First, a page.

As if remembering the names and acronyms of established data protection regulations wasn’t difficult enough as it is, many organizations that control or process personal information of Virginia residents now have to remember yet another one: Virginia’s Consumer Data Protection Act, or CDPA for short.
After the California Consumer Privacy Act (CCPA), which was passed in 2018, it’s the second sweeping data protection regulation to pass in the United States, granting consumers rights to control how their data is processed for purposes of targeted advertising, sale to various third parties, or general profiling.
The CDPA comes into effect in January 2023, so there’s still relatively enough time to become familiar with it and take the steps necessary for ensuring compliance. While the passing of the CDPA doesn’t affect every organization in the United States, more similar data protection acts are expected to be introduced in 2021 and beyond, so it makes sense to prepare early.
Who Does the CDPA Affect?
The CDPA affects all organizations that control or process the personal data of at least 100,000 Virginia residents in any calendar year. It also affects organizations that control or process the personal data of at least 25,000 consumers located in Virginia and derive over 50 percent of gross revenue from the sale of their personal data.
CDPA exempts organizations that are already subject to regulations such as HIPAA or GLBA, nonprofits, educational institutions, and financial institutions. It’s important to note that employee data fall outside the scope of the data protection act.
What Rights Does the CDPA Give to Consumers?
The CDPA gives consumers many important rights, including:
- The right to receive a confirmation that their personal data is being processed.
- The right to request inaccuracies in their personal data to be corrected.
- The right to request deletion of their personal data.
- The right to request a copy of their personal data in a usable format that makes it possible to transmit the data to another controller.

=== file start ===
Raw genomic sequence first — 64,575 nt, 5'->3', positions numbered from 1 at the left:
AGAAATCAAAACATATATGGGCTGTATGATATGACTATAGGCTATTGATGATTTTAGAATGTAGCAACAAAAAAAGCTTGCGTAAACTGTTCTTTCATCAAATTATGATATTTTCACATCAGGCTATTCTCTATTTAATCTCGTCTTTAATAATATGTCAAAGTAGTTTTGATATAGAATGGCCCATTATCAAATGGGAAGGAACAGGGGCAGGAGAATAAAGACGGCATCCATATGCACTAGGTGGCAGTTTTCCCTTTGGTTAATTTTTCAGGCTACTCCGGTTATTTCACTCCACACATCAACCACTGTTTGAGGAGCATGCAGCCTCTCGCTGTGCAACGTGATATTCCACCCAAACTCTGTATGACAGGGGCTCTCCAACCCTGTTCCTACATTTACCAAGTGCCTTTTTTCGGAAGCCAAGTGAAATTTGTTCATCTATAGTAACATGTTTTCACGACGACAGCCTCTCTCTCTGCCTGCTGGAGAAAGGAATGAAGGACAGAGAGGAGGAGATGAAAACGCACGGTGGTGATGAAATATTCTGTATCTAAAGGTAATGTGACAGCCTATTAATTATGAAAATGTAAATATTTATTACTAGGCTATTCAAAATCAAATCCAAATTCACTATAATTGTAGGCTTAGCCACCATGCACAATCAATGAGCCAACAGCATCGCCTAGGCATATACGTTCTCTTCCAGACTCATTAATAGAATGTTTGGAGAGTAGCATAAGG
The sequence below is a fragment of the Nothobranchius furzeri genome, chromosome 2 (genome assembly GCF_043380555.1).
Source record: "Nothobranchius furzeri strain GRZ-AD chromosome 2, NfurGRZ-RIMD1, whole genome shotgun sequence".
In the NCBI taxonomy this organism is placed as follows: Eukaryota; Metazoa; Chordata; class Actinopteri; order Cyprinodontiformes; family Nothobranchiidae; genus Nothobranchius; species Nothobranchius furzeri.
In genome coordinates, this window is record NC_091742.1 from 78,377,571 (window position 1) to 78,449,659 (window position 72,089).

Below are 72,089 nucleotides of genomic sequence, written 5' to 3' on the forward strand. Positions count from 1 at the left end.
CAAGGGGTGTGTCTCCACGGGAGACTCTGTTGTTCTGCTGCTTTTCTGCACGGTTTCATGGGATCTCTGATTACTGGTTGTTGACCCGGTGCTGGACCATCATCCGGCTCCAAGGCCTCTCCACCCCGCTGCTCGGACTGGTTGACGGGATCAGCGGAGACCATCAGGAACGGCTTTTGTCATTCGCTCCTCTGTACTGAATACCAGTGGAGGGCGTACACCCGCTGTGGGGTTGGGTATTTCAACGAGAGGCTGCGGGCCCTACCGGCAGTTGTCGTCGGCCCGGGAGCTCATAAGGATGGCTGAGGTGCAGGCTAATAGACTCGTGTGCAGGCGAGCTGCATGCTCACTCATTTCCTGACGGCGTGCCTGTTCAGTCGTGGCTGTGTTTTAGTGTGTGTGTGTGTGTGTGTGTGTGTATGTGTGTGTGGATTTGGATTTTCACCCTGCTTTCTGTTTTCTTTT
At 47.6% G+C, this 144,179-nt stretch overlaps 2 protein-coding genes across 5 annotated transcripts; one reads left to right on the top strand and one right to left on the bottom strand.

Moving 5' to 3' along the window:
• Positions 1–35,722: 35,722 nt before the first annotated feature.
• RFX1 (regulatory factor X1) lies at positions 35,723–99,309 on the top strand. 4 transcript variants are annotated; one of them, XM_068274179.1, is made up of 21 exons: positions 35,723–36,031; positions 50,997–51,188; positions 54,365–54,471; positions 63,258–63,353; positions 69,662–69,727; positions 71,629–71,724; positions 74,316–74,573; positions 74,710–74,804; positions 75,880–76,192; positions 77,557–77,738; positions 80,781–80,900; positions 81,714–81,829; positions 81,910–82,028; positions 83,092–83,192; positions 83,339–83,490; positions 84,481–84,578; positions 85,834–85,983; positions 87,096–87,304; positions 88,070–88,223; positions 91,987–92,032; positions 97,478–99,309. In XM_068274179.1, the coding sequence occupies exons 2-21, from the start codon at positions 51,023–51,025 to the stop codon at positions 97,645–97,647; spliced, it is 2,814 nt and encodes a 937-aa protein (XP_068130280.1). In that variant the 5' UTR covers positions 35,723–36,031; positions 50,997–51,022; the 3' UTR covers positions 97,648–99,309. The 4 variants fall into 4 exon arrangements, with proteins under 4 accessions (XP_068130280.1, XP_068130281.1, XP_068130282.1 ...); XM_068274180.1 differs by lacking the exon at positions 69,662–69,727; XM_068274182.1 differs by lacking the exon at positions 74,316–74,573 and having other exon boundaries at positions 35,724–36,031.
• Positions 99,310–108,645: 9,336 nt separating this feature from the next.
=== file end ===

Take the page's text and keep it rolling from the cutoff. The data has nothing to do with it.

- The right to opt-out of data processing in the context of targeted advertising, sale of personal data, and consumer profiling.
Thanks to these rights, consumers will enjoy much greater control over their personal information and the way it’s being handled.
What Requirements Must Controllers Meet to Achieve Compliance?
In terms of requirements for controllers, the CDPA is far from revolutionary. In fact, organizations that already comply with other data protection regulations, such as GDPR, have very little to worry about. For example, controllers in Virginia are given 45 days to respond to consumer requests, while controllers in the EU are given 30 days.
Perhaps the biggest direct impact of the CDPA is the requirement for controllers to perform data protection assessments on the following:
- The processing of personal data for purposes of targeted advertising.
- The sale of personal data.
- The processing of personal data for purposes of profiling when there is a reasonably foreseeable risk of
- (i) unfair or deceptive treatment of, or unlawful disparate impact on, consumers;
- (ii) financial, physical, or reputational injury to consumers;
- (iii) a physical or other intrusion upon the solitude or seclusion, or the private affairs or concerns, of consumers, where such intrusion would be offensive to a reasonable person; or
- (iv) other substantial injury to consumers.
- The processing of sensitive data.
- Any processing activities involving a heighted risk of “harm” to consumers.
In this regard, the CDPA is similar to Data Protection Impact Assessments, which are described in the GDPR’s Article 35.
Are There Any Penalties for Noncompliance?
Yes, there are. Penalties for noncompliance with Virginia’s Consumer Data Protection Act can reach up to $7,500 per violation, and they will be enforced by the Virginia Attorney General.
The good news for organizations that will have to comply with the CDPA when January 2023 arrives is that the data protection act gives them up to 30 days to fix any potential violations. Other states have implemented similar “right to cure” clauses in their data protection regulations in the past, and it’s likely that future regulations will keep implementing them as well.
From January 2023, all Virginia residents will enjoy many new rights when it comes to controlling their personal data. Right now, all affected organizations should evaluate their current privacy programs and determine what changes will have to be made to comply with the CDPA.